The ECC is not perfect. We still succumb to the temptation of hipster idolatry and the cult of relevance. We are still a bit too easily enamored of evangelicalism’s how-to mentality where every conceivable question has an airtight answer. The subtle presence of American pragmatism can be seen sniffing around the corners and we’re a bit too close to Christian industry-speak for my taste. Finally, we find ourselves mired in a safety-zone mentality on matters of human sexuality.

But in spite of this, it is a very healthy alternative to almost anything else I’ve seen within the vast dysfunction of the growing-by-division evangelical family. It’s been a good place to be found of God.

It is the garden in which I am presently planted.

And I am glad to be here.

ECC Worship collective.jpg
My new Covenant partners in ministry

Photos by Jessica Perez and someone else with a very daunting selfie stick


A Piper Toots His Own Horn

For forty plus years I have submitted myself to being assaulted by a screaming five-legged octopus wearing tartan underpants. To the lay person – I am a bagpiper. It is, under any circumstances, an instrument that, like a crying baby on an airline (or me), demands center stage. It is a sound that captured me even as a boy of seven years old.

Calgary, 1971
I grew up in a tiny bungalow in Calgary, Alberta the adopted son of a brewery worker and his wife, my mother. As I, along with my younger brother and sister, continued to grow, it became abundantly apparent that our consistent brushing of shoulders would only lead to heartbreak. My father set about building me a bedroom in our not-quite-finished basement. For some fifteen years to follow it would be my sanctuary – my monastery – the place where I found music, booze, girls (keep that bit a secret, they only know about the first one), and years later, Jesus.

The spring before my eighth birthday I moved in. Kismet. Changing channels one afternoon I happened upon a presentation of the Edinburgh Military Tattoo, filmed live at Edinburgh Castle. It is an annual display of pomp, circumstance, bright lights, booming cannons and bagpipes – lots of bagpipes. I was hooked. I begged my parents to let me learn to do what I had just seen, but thought I had dreamed.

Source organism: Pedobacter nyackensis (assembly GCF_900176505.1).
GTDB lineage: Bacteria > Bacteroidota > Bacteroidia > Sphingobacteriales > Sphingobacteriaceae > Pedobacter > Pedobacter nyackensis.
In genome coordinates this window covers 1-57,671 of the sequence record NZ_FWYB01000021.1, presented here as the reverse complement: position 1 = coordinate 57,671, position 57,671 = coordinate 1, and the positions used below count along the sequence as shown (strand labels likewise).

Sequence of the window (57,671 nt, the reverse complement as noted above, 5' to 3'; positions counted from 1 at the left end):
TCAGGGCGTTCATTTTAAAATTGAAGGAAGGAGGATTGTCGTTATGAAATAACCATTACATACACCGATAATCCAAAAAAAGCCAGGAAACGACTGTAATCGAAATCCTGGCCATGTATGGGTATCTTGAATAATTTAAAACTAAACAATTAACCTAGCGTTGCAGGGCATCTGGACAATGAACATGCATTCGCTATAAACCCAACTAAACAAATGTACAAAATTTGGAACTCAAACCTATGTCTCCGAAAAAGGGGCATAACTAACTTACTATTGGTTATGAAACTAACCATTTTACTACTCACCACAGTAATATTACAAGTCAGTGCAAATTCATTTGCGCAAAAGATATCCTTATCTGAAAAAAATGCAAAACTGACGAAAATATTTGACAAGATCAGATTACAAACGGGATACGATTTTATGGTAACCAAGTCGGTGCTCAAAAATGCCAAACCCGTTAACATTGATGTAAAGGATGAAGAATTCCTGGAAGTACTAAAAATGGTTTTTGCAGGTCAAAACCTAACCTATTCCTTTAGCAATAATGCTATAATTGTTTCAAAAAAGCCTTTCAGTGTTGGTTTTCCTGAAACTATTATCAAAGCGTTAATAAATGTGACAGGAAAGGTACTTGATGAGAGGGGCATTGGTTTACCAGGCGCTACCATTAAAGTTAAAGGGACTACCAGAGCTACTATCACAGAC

A love affair had begun.

Christmas, 1974
All other parcels had been destroyed and gutted of their contents by panting, over-wrought children. My Mom turned to my Dad and asked, “is that everything then?” (Oddly, in recent years, we’ve found ourselves performing such non-Shakespearean works with our own children…sigh). They went into a bedroom and reached under the bed, pulling out one final, unopened, present. As kids do, I skinned it in seconds only to discover contents that set me reeling (no extra charge for the bad pun) for an hour afterwards.
I owned my first set of bagpipes.

Okotoks, Alberta, 1992
Those bagpipes became a close friend. Extensive traveling, piping for dignitaries and royalty, numerous television and radio appearances, and two piping albums later, and our lives found us church planting in the urban-cowboy sleeper-community of Okotoks, Alberta, south of Calgary. It was idyllic. Rae worked for a local travel agency. I worked as an industrial painter for my father-in-law’s painting company.

As the call to ministry grew too loud to ignore we found ourselves scrambling to get our affairs in order for a move to Vancouver, B.C. where I was enrolled at Regent College. Bills were paid, scores settled, ‘t’s crossed and ‘i’s dotted as we made preparations. In a move I thought noble at the time but which now seems utterly foolhardy I sold those pipes to help pave the way toward ministry and the next chapter of our lives.

I have regretted it ever since…and I never did attend Regent College.

A Serendipity